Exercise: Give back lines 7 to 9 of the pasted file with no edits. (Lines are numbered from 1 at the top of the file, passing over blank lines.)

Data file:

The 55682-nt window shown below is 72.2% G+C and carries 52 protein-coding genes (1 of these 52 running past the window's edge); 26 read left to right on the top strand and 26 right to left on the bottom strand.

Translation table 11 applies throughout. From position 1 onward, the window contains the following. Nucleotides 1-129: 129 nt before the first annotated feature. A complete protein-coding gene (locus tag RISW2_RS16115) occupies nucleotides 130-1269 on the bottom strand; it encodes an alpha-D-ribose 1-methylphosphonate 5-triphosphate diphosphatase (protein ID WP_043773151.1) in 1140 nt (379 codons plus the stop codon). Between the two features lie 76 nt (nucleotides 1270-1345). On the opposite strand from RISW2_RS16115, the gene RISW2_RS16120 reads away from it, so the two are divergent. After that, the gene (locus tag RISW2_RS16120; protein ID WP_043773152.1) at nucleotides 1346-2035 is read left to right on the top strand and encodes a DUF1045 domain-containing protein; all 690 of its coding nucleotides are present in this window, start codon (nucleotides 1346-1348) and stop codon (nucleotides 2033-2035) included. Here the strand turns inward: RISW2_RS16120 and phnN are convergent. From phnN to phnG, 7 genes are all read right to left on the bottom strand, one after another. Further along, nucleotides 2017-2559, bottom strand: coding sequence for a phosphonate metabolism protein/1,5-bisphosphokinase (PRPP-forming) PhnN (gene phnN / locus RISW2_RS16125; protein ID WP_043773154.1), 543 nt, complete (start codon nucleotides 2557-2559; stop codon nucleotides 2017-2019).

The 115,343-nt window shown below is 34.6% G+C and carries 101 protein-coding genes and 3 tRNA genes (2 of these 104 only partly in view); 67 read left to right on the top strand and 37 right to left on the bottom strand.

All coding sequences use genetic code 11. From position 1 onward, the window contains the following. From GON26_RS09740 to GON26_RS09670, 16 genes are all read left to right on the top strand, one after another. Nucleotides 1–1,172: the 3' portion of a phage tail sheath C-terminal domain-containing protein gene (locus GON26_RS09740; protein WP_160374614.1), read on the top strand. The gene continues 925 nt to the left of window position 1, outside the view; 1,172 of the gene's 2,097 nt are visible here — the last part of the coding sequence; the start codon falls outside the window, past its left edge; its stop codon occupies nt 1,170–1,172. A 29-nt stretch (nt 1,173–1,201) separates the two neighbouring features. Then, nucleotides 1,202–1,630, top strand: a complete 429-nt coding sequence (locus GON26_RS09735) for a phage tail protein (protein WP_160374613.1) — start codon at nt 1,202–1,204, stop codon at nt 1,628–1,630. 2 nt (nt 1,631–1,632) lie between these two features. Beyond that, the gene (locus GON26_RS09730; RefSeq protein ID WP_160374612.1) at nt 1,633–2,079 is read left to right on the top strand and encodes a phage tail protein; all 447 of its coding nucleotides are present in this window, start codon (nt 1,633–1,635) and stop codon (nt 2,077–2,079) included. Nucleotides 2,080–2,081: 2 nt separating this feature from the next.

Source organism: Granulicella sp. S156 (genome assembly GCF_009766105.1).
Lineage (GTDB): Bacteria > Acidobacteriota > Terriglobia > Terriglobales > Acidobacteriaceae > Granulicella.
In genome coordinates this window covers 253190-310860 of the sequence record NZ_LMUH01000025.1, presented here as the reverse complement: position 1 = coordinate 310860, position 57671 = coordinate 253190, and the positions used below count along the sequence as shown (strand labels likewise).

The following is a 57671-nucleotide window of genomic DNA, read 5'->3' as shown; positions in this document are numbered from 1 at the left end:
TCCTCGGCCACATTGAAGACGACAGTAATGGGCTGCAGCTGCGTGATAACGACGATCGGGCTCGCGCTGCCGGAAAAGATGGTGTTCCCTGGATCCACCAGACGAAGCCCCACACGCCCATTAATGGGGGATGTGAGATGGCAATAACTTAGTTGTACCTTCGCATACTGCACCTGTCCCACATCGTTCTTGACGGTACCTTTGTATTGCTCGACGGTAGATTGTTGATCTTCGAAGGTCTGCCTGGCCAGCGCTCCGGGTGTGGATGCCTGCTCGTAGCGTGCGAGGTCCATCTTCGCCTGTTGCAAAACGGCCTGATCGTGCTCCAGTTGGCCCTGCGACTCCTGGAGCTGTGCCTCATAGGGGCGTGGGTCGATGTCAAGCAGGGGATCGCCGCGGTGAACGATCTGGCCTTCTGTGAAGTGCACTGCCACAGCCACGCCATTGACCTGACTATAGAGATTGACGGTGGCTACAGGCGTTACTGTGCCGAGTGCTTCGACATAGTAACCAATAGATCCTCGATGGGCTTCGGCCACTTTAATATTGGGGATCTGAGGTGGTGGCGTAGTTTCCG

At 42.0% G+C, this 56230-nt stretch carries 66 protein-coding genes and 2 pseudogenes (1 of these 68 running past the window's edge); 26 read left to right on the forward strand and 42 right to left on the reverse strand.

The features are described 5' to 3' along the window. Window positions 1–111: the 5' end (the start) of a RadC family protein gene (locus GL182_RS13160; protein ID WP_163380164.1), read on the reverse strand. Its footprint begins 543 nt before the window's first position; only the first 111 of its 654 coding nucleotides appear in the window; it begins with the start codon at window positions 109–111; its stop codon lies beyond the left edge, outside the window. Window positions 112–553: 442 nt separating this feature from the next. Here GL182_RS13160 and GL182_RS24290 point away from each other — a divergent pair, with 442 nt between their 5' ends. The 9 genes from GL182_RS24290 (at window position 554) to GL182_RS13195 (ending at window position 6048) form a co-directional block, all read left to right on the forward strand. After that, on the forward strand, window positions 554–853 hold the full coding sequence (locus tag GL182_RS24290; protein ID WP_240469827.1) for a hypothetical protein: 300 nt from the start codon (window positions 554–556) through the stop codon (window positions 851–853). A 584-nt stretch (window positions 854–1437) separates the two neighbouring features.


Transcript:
In genome coordinates this window covers 253190-310860 of the sequence record NZ_LMUH01000025.1, presented here as the reverse complement: position 1 = coordinate 310860, position 57671 = coordinate 253190, and the positions used below count along the sequence as shown (strand labels likewise).

The following is a 57671-nucleotide window of genomic DNA, read 5'->3' as shown; positions in this document are numbered from 1 at the left end:
TCCTCGGCCACATTGAAGACGACAGTAATGGGCTGCAGCTGCGTGATAACGACGATCGGGCTCGCGCTGCCGGAAAAGATGGTGTTCCCTGGATCCACCAGACGAAGCCCCACACGCCCATTAATGGGGGATGTGAGATGGCAATAACTTAGTTGTACCTTCGCATACTGCACCTGTCCCACATCGTTCTTGACGGTACCTTTGTATTGCTCGACGGTAGATTGTTGATCTTCGAAGGTCTGCCTGGCCAGCGCTCCGGGTGTGGATGCCTGCTCGTAGCGTGCGAGGTCCATCTTCGCCTGTTGCAAAACGGCCTGATCGTGCTCCAGTTGGCCCTGCGACTCCTGGAGCTGTGCCTCATAGGGGCGTGGGTCGATGTCAAGCAGGGGATCGCCGCGGTGAACGATCTGGCCTTCTGTGAAGTGCACTGCCACAGCCACGCCATTGACCTGACTATAGAGATTGACGGTGGCTACAGGCGTTACTGTGCCGAGTGCTTCGACATAGTAACCAATAGATCCTCGATGGGCTTCGGCCACTTTAATATTGGGGATCTGAGGTGGTGGCGTAGTTTCCG